Thermal B factor distribution of cryoEM structures of FabH11-E- and insulin-bound IDE pC/pC (A), or apo IDE pO/pO (B), pO/O (C), and O/O (D) and that of crystal structures of Fab1-bound IDE in the absence (E) and presence of insulin (F). Averaged B factors of IDE door subdomain and D3 domain are shown for comparison in A-D. Only one dimer is shown in insulin- and Fab1-bound IDE structure as four IDE dimers in the asymmetric unit and are similar. Summary of average thermal B factors of various IDE domains for cryoEM structures (G) and crystal structures (H).

https://doi.org/10.7554/eLife.33572.022
Figure 5—figure supplement 3
Amide hydrogen-deuterium exchange profiles of IDE alone (A) and IDE in the presence of BDM44768 (B).

The percentages of deuteration levels of each peptide fragment at various time points are shown as a heat map color-coded from blue (<10%) to red (>90%), as indicated at the bottom right of the figure. Each block represents a peptide segment analyzed at each of the six time points (from top to bottom: 10, 100, 1000, 10,000, 100,000, and 1000,000 s). Proline residues, and regions with no amide exchange data available are colored in gray. The structure features of IDE are shown above IDE sequences and colored according to their domains/subdomains.

https://doi.org/10.7554/eLife.33572.023
Figure 5—figure supplement 4
Amide hydrogen-deuterium exchange profiles of IDE alone (A) and IDE in the presence of 6bk (B).

The percentages of deuteration levels of each peptide fragment at various time points are shown as a heat map color-coded from blue (<10%) to red (>90%), as indicated at the bottom right of the figure. Each block represents a peptide segment analyzed at each of the six time points (from top to bottom: 10, 100, 1000, 10,000, 100,000, and 1000,000 s). Proline residues, and regions with no amide exchange data available are colored in gray. The structure features of IDE are shown above IDE sequences and colored according to their domains/subdomains.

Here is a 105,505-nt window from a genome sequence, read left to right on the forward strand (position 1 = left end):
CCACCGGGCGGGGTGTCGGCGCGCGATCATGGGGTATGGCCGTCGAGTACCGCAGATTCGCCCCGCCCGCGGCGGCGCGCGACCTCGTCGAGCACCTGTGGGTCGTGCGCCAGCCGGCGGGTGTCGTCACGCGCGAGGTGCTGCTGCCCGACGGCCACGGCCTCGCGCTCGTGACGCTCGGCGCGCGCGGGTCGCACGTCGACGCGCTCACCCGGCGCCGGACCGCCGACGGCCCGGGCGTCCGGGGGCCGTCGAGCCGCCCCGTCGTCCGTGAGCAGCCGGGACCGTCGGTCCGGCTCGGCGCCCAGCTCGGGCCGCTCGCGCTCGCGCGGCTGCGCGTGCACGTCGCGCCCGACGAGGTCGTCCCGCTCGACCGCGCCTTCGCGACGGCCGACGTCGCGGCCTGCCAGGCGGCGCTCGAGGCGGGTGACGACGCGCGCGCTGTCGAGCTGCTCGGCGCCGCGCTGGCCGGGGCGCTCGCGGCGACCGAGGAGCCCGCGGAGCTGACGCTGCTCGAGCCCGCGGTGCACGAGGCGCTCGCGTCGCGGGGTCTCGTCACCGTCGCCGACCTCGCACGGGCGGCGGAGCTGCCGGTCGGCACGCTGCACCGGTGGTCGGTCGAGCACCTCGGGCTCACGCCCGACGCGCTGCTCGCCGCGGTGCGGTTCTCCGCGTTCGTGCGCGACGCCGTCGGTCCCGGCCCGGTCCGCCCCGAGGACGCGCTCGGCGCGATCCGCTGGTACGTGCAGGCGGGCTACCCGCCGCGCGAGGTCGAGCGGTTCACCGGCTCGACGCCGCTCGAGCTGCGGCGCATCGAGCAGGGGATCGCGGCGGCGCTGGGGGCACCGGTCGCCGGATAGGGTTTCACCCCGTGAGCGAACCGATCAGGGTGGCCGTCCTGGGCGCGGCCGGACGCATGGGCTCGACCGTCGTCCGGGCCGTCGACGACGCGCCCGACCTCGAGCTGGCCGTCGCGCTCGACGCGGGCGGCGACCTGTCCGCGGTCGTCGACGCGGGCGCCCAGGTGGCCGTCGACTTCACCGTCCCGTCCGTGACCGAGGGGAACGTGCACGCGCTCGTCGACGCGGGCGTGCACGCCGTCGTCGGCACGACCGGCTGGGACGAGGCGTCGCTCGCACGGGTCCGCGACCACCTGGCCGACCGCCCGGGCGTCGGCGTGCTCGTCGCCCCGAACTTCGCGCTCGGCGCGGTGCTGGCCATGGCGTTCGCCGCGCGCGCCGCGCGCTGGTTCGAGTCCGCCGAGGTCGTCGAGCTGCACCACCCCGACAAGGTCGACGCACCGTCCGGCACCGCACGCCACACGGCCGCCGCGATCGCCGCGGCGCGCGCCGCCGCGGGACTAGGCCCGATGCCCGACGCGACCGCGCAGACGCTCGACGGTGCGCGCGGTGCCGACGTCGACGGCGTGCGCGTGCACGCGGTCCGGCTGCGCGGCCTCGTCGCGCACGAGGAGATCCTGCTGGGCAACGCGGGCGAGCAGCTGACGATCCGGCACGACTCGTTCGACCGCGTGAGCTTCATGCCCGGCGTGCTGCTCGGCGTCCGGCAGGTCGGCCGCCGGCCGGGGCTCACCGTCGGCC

https://doi.org/10.7554/eLife.33572.024
Figure 5—figure supplement 5
HDX-MS analysis of IDE-small molecule inhibitor interaction.

Differences in deuteration levels in the free and BDM44768-bound (A) or 6bK-bound IDE (B) at various time points (from top to bottom: 10, 100, 1000, 10,000, 100,000, and 1000,000 s) are shown in a color-coded bar ranging from blue (−50%) to red (50%), as indicated at the bottom right of the figure. The structure features of IDE are shown above IDE sequences and colored according to their domains/subdomains.

https://doi.org/10.7554/eLife.33572.025
Figure 5—figure supplement 6
Progression curves that have the significant difference in HDX of IDE when 6bK or BDM-44768 (BDM) were present.

The standard deviation error bar to the WT IDE data is determined by three individual experiments.

https://doi.org/10.7554/eLife.33572.026
Figure 6 with 4 supplements
Substrate-induced changes in H/D exchange of IDE.

(A) Major changes in H/D exchange of IDE induced by insulin. Changes in H/D are mapped onto IDE structure and the progress curve of regions with significant changes are shown. (B) Major changes in H/D exchange of IDE induced by Aβ.

https://doi.org/10.7554/eLife.33572.027
Figure 6—figure supplement 1
Amide hydrogen-deuterium exchange profiles of IDE alone (A) and IDE in the presence of insulin (B).

The percentages of deuteration levels of each peptide fragment at various time points are shown as a heat map color-coded from blue (<10%) to red (>90%), as indicated at the bottom right of the figure. Each block represents a peptide segment analyzed at each of the six time points (from top to bottom: 10, 100, 1000, 10,000, 100,000, and 1000,000 s). Proline residues, and regions with no amide exchange data available are colored in gray. The structure features of IDE are shown above IDE sequences and colored according to their domains/subdomains.

https://doi.org/10.7554/eLife.33572.028
Figure 6—figure supplement 2
Amide hydrogen-deuterium exchange profiles of IDE alone (A) and IDE in the presence of Aβ (B).

The percentages of deuteration levels of each peptide fragment at various time points are shown as a heat map color-coded from blue (<10%) to red (>90%), as indicated at the bottom right of the figure. Each block represents a peptide segment analyzed at each of the six time points (from top to bottom: 10, 100, 1000, 10,000, 100,000, and 1000,000 s). Proline residues, and regions with no amide exchange data available are colored in gray. The structure features of IDE are shown above IDE sequences and colored according to their domains/subdomains.

https://doi.org/10.7554/eLife.33572.029
Figure 6—figure supplement 3
HDX-MS analysis of IDE-substrate interaction.